Monday, November 19, 2007

On Libertarianism and Ron Paul

One of the interesting developments of this election season is the candidacy of Ron Paul. The Texas congressman has run a successful, internet based, campaign that has kept him in the Republican race, despite being a "maverick" within the party. What I have found interesting is how many young people seem to gravitate towards Paul. His "libertarian" message, which emphasizes personal freedom and responsibility, a strict interpretation of the constitution, his opposition to the Patriot Act, and his anti-Iraq War voting record seem to connect with politically minded young people.

We live in strange times--and times which are obviously political disorienting. Although I am not one squelch youthful exuberance when it comes to politics, I find Paul's "libertarianism" to be hardly liberating. It seems that the biggest attraction to Paul is the spirit which exudes from his positions--he believes that there is something special in the United States political system, something that has been corrupted by current politics, and he has taken relatively principled stands against an unpopular war and controversial legislation (primarily the Patriot Act). These are positions in which I am in basic agreement. That he is taking such stands as a Republican, makes him even more intriguing.

I find many problems with his positions as well. Clearly, Paul is closely entangled with the religious right--which is curious for a constitutional libertarian. He supports the notion of prayer in schools believing that the federal government doesn't have the right to speak on the issue--something which I find puzzling as the prevention of government sanctioned school prayer in public schools is a significant curtailment of government power. He is also pro-life believing that that the federal government doesn't have the right to find abortion laws illegal--which is also curious--since Roe v. Wade is premised on the right to personal privacy--something I would think a libertarian would support.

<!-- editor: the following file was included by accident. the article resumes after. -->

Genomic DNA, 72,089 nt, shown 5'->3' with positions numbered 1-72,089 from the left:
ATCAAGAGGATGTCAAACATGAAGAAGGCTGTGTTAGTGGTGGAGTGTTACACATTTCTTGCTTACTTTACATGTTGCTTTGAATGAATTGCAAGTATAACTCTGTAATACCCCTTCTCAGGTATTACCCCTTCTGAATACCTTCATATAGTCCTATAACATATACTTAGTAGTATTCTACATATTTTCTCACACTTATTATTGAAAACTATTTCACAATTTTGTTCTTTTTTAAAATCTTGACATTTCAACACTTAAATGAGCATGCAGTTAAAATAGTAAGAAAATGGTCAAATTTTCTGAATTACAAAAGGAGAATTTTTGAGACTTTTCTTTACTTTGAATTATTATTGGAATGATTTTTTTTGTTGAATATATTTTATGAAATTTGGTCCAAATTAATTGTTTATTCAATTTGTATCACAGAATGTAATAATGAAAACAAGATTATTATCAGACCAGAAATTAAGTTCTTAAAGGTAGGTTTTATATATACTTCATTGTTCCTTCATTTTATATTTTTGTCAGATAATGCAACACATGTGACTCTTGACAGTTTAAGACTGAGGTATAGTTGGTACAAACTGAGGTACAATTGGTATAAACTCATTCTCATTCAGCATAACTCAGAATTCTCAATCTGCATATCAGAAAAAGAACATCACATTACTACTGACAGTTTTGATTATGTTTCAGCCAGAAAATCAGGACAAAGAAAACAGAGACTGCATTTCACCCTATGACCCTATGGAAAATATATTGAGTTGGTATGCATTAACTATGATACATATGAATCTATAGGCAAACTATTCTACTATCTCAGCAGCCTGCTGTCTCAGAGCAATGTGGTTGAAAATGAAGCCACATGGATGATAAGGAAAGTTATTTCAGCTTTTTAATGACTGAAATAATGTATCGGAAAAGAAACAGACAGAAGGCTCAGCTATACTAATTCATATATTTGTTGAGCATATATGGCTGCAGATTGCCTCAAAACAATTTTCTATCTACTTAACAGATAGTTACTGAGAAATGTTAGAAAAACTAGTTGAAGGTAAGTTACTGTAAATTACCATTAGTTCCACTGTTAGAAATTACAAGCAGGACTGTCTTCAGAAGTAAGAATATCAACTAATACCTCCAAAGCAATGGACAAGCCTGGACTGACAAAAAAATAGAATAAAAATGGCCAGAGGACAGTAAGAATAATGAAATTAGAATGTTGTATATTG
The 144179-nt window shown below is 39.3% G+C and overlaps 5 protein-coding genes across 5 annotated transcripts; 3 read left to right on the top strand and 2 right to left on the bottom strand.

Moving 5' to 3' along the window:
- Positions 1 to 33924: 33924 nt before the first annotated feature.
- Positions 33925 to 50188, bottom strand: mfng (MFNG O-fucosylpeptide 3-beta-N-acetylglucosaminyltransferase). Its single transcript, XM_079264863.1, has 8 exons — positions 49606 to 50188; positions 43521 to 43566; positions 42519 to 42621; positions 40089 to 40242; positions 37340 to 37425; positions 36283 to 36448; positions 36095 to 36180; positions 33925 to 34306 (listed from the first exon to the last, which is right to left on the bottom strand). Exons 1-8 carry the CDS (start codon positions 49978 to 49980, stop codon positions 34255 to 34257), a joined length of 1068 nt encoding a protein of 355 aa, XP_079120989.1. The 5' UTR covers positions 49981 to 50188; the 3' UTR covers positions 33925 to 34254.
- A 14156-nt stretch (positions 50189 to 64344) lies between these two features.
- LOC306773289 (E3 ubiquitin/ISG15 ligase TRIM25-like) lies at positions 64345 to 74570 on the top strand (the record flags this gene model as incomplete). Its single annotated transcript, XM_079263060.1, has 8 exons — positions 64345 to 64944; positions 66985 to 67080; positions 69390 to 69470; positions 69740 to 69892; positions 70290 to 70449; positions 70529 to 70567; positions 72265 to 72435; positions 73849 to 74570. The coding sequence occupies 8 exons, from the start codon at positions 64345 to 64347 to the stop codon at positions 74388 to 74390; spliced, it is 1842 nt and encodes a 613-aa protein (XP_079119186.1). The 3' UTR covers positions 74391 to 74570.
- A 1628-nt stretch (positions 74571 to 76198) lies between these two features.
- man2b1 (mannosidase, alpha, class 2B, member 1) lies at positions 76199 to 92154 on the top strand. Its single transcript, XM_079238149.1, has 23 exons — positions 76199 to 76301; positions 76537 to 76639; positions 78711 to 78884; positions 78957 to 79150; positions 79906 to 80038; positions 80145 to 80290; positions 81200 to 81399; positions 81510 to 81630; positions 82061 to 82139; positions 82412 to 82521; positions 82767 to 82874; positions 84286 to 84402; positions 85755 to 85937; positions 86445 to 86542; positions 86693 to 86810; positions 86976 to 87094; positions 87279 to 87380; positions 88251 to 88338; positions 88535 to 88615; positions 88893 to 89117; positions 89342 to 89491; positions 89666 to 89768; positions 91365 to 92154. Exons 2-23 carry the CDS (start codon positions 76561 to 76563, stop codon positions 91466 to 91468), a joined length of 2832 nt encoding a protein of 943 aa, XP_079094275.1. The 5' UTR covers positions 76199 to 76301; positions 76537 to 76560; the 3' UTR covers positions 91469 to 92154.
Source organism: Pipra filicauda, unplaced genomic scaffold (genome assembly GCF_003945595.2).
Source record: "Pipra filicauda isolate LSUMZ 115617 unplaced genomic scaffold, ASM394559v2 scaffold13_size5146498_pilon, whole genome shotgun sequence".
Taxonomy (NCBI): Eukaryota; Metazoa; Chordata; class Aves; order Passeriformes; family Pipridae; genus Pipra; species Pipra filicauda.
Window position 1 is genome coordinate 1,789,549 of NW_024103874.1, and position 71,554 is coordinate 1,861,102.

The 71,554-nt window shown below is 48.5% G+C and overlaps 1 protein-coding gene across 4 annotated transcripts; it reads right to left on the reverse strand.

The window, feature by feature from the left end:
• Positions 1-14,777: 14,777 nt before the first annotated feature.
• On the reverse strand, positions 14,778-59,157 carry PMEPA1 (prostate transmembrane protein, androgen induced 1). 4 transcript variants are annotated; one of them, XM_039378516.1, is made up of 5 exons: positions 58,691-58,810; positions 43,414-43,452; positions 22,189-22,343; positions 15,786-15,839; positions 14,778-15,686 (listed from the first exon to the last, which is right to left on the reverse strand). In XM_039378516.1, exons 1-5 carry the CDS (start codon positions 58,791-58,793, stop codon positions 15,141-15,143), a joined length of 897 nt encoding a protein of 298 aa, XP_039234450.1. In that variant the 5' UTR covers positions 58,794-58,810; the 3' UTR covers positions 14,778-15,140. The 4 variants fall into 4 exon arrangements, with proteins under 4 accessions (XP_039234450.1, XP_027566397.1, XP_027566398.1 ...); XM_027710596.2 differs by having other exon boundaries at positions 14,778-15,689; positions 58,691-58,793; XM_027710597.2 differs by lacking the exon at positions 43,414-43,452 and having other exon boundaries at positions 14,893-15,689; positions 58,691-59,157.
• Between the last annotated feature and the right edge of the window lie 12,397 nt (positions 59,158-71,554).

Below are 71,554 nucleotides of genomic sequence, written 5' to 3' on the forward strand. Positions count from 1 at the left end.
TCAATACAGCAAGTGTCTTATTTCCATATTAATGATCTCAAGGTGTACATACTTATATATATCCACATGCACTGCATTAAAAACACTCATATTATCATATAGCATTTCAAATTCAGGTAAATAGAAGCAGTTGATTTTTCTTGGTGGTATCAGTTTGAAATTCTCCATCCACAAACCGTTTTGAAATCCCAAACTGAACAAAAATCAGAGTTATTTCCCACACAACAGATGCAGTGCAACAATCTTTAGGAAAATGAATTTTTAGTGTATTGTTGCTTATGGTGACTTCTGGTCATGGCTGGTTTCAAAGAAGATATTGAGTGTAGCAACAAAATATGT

It seems to me that Paul's libertarianism, even accepting his limited definition of the term at face value, is highly selective. Most of his positions are not about shrinking government, but seem to be about moving authority out of the hands of the federal government to the states (shrinking one form of government and enlarging another) or into the hands of the private and unaccountable bureaucracies we call corporations. He is a libertarian when it comes to cutting welfare and education, a proponent of big government (even if it is the state government) when it comes to preventing women's right to choose and promoting religion and a proponent of the private tyranny of the corporation.

What is very clear is that the word "libertarian" in the American political context does not mean the same thing it means in most other parts of the world. Historically and worldwide, libertarianism has been almost synonymous with various strains of anarchism--an anti-capitalist ideology which believes that all sources of social authority must be challenged--including the notion that the government has the right to use the legal code to create and protect private property. The libertarian left has a strong tradition in the United States--including the multitude of 19th century utopian communities that dotted the American countryside, the IWW, Emma Goldman, Rudolf Rocker, various New Left organizations and utopian experiments in the 1960s, Noam Chomsky, Anti-Racist Action, Food Not Bombs, housing collectives and worker collectives, various anarcho-punk and experimental squatter communities, and, most recently, Michael Albert's "Parecon." But even with all this, somehow, "libertarian" has come to mean supporting corporate capitalism and entangling the government with religion--only in America!

By the same token, Ron Paul is right--there is something special about the United States--but it isn't the thing that he sees--it is the long tradition of libertarian and anarcho-socialist thought and action that has always tried to enhance personal freedom, equality, and challenge both the private and public tyrannies of big government capitalism.

So all you big government capitalists, beware of anarchists who vote!


vote for hillary online said...

Ron Paul is a nice guy and all, but if you want a real candidate with real values, then you want Hillary Clinton. We need some change in America and we need it now.

I like to look at America as a suffering patient, where Hillary is an experienced doctor. What we need here is some good medicine.

goffchile said...
This comment has been removed by the author.
goffchile said...

Thanks for your comment.

Regarding Hillary--I am not a Clinton fan (neither Bill or Hillary). They represent the exact wrong direction for the Democratic Party--the DLC, pro-corporate Democrats have kept pushing the party to the right--I would like to see a genuine progressive populist that is serious about fixing the growing inequality in this nation. Right now, the best two choices are Kucinich and Edwards.